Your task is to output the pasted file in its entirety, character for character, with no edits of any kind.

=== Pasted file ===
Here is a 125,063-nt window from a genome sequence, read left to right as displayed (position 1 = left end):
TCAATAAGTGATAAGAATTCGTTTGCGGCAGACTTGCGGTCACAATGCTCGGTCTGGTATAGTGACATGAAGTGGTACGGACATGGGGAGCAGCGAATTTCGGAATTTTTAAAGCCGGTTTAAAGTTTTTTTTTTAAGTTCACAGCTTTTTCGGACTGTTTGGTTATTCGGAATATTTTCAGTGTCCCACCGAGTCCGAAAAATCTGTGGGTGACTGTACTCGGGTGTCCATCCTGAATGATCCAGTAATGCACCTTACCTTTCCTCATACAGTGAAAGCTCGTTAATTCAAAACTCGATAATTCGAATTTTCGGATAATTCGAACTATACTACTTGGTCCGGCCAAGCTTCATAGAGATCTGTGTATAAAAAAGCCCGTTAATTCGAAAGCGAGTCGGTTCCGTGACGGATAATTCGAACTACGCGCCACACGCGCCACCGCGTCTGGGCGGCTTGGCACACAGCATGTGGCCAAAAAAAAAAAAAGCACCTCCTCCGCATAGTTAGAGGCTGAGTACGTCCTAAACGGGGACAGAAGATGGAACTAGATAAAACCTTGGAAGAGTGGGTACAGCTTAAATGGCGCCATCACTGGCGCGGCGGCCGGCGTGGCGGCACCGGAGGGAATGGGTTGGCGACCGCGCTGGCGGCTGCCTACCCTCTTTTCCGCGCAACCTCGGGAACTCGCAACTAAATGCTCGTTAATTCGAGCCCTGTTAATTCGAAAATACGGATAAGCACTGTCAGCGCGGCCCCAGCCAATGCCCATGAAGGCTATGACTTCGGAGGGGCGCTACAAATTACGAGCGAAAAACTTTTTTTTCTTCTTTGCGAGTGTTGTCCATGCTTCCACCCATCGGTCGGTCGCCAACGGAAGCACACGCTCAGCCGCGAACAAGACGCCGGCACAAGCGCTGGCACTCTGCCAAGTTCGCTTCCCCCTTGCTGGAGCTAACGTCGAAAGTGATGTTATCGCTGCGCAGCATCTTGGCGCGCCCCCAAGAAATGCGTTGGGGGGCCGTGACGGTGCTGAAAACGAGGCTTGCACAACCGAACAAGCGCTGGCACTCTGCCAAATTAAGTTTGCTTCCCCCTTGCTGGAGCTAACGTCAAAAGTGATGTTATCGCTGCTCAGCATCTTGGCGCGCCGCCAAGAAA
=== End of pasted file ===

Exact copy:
Here is a 125,063-nt window from a genome sequence, read left to right as displayed (position 1 = left end):
TCAATAAGTGATAAGAATTCGTTTGCGGCAGACTTGCGGTCACAATGCTCGGTCTGGTATAGTGACATGAAGTGGTACGGACATGGGGAGCAGCGAATTTCGGAATTTTTAAAGCCGGTTTAAAGTTTTTTTTTTAAGTTCACAGCTTTTTCGGACTGTTTGGTTATTCGGAATATTTTCAGTGTCCCACCGAGTCCGAAAAATCTGTGGGTGACTGTACTCGGGTGTCCATCCTGAATGATCCAGTAATGCACCTTACCTTTCCTCATACAGTGAAAGCTCGTTAATTCAAAACTCGATAATTCGAATTTTCGGATAATTCGAACTATACTACTTGGTCCGGCCAAGCTTCATAGAGATCTGTGTATAAAAAAGCCCGTTAATTCGAAAGCGAGTCGGTTCCGTGACGGATAATTCGAACTACGCGCCACACGCGCCACCGCGTCTGGGCGGCTTGGCACACAGCATGTGGCCAAAAAAAAAAAAAGCACCTCCTCCGCATAGTTAGAGGCTGAGTACGTCCTAAACGGGGACAGAAGATGGAACTAGATAAAACCTTGGAAGAGTGGGTACAGCTTAAATGGCGCCATCACTGGCGCGGCGGCCGGCGTGGCGGCACCGGAGGGAATGGGTTGGCGACCGCGCTGGCGGCTGCCTACCCTCTTTTCCGCGCAACCTCGGGAACTCGCAACTAAATGCTCGTTAATTCGAGCCCTGTTAATTCGAAAATACGGATAAGCACTGTCAGCGCGGCCCCAGCCAATGCCCATGAAGGCTATGACTTCGGAGGGGCGCTACAAATTACGAGCGAAAAACTTTTTTTTCTTCTTTGCGAGTGTTGTCCATGCTTCCACCCATCGGTCGGTCGCCAACGGAAGCACACGCTCAGCCGCGAACAAGACGCCGGCACAAGCGCTGGCACTCTGCCAAGTTCGCTTCCCCCTTGCTGGAGCTAACGTCGAAAGTGATGTTATCGCTGCGCAGCATCTTGGCGCGCCCCCAAGAAATGCGTTGGGGGGCCGTGACGGTGCTGAAAACGAGGCTTGCACAACCGAACAAGCGCTGGCACTCTGCCAAATTAAGTTTGCTTCCCCCTTGCTGGAGCTAACGTCAAAAGTGATGTTATCGCTGCTCAGCATCTTGGCGCGCCGCCAAGAAA